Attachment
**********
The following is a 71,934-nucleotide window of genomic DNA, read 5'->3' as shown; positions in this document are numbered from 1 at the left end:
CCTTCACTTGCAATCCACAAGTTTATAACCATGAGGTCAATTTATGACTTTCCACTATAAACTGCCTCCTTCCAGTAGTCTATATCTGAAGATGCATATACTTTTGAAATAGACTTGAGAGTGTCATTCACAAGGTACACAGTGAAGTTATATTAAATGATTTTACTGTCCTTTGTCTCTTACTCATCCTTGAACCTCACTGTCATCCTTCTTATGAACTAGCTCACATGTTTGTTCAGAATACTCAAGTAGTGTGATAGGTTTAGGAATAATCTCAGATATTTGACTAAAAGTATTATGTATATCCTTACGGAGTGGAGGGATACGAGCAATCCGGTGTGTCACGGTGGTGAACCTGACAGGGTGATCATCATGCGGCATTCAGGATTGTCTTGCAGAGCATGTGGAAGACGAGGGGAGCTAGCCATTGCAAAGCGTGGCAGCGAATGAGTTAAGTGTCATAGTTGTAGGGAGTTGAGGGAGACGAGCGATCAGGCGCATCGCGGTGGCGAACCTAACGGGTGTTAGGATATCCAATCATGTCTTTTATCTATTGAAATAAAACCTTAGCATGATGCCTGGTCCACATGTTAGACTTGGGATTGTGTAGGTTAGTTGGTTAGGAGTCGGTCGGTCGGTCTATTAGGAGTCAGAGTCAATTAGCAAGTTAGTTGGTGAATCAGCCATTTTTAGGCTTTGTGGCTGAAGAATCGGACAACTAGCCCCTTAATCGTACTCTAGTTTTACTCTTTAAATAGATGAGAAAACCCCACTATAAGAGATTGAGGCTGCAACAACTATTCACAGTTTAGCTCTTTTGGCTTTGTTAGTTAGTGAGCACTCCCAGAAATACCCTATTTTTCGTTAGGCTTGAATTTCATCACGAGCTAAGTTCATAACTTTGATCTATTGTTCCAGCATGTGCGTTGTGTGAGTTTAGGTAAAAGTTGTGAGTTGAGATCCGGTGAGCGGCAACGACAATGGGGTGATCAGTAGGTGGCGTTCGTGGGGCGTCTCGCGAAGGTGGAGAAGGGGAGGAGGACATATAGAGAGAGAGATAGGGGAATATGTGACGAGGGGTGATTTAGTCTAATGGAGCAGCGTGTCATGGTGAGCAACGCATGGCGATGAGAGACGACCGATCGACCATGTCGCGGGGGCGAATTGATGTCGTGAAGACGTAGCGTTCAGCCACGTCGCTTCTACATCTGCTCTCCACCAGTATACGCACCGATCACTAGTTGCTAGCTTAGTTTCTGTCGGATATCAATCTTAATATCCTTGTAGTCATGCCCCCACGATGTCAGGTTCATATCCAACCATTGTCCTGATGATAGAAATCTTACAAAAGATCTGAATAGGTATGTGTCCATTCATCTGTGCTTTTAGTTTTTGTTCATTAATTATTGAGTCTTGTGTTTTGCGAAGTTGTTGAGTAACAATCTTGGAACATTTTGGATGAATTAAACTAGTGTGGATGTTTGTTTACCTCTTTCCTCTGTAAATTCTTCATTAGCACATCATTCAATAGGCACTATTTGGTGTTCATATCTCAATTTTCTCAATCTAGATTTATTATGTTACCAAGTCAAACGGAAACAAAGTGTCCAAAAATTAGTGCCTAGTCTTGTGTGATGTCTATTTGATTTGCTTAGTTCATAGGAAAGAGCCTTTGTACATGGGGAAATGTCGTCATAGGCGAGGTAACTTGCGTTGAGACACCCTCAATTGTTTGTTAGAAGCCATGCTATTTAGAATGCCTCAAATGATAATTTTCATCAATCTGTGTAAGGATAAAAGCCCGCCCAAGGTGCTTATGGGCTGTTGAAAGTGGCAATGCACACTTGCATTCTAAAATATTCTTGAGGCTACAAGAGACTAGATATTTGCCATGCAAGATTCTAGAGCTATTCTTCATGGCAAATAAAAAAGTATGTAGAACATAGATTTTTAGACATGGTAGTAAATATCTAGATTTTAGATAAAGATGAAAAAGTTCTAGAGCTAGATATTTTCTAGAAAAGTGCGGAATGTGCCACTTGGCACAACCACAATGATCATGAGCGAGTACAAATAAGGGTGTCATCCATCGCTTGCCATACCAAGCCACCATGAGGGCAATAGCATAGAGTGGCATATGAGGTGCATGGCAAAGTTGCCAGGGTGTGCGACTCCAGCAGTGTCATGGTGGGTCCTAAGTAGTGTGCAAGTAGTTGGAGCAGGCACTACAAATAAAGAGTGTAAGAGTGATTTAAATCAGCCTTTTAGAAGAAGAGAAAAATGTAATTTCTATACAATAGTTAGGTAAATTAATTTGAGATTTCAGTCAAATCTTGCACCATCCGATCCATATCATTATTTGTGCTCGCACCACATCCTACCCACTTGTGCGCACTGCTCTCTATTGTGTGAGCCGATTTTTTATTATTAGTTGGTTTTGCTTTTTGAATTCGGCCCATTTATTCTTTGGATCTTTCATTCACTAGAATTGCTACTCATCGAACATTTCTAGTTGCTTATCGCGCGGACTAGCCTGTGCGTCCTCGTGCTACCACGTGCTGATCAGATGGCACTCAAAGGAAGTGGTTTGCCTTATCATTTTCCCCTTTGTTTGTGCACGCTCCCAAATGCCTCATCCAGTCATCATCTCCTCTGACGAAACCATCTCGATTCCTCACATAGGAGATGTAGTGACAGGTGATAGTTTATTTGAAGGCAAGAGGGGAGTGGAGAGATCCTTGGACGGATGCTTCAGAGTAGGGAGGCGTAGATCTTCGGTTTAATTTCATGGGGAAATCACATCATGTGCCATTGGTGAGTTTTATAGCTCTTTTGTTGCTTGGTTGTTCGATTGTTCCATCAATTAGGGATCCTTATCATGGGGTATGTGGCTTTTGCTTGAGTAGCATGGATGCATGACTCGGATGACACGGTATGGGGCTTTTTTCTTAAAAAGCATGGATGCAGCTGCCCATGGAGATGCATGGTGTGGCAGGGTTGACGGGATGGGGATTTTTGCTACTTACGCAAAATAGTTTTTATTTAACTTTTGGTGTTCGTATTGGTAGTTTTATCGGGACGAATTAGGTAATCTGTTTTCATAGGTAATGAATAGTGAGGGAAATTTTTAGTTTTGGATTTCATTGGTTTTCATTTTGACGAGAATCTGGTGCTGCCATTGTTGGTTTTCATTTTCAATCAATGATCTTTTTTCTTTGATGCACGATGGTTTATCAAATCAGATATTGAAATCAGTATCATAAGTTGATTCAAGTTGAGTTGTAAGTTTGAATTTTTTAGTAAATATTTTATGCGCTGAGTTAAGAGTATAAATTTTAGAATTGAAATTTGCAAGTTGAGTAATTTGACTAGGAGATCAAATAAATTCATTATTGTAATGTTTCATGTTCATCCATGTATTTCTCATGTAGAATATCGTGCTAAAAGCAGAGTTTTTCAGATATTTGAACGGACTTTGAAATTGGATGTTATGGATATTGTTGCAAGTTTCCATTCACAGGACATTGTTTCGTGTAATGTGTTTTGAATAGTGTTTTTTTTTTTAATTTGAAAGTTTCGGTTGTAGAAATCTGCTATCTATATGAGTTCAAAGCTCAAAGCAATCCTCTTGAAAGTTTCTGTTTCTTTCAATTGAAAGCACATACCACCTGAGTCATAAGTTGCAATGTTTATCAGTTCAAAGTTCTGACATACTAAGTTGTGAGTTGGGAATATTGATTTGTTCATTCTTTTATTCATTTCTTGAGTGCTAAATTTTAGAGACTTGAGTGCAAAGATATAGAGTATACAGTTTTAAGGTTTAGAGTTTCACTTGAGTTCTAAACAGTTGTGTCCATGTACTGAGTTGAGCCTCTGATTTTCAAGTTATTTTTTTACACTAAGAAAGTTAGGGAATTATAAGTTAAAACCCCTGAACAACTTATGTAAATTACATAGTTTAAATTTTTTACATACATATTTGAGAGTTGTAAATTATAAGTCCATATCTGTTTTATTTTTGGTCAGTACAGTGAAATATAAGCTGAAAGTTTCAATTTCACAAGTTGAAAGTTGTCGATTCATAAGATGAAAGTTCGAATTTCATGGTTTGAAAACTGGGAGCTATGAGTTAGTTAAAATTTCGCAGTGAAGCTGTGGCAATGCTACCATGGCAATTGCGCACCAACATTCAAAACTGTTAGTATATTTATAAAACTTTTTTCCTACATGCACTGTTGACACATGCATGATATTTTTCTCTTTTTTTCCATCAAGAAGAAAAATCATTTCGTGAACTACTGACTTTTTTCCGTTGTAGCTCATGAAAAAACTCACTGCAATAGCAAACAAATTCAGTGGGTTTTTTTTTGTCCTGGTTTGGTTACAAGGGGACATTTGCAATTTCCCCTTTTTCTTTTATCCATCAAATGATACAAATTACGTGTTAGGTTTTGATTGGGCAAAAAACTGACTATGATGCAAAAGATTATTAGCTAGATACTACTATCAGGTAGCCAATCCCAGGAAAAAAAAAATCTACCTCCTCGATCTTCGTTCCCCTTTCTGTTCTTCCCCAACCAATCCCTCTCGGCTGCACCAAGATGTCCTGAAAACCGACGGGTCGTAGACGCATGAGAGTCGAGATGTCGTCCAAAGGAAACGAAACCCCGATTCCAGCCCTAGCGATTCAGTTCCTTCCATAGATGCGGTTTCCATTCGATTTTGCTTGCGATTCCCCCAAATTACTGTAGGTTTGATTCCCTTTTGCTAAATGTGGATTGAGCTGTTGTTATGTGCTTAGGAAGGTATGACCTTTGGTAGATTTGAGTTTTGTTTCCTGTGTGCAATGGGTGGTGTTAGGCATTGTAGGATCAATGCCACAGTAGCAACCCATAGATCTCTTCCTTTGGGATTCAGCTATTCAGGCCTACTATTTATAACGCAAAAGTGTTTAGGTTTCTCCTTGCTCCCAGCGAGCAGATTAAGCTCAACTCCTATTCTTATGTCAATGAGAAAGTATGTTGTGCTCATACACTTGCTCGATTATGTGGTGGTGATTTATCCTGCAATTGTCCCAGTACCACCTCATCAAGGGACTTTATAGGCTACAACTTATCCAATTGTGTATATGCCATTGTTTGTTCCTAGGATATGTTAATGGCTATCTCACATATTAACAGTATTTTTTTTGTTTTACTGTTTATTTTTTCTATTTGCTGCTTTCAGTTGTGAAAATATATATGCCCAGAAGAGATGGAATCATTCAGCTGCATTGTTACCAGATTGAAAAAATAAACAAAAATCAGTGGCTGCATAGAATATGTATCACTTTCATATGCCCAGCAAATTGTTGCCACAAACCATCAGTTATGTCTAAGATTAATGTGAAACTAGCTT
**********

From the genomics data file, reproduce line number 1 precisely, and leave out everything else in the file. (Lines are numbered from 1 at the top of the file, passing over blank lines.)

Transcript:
The following is a 71,934-nucleotide window of genomic DNA, read 5'->3' as shown; positions in this document are numbered from 1 at the left end: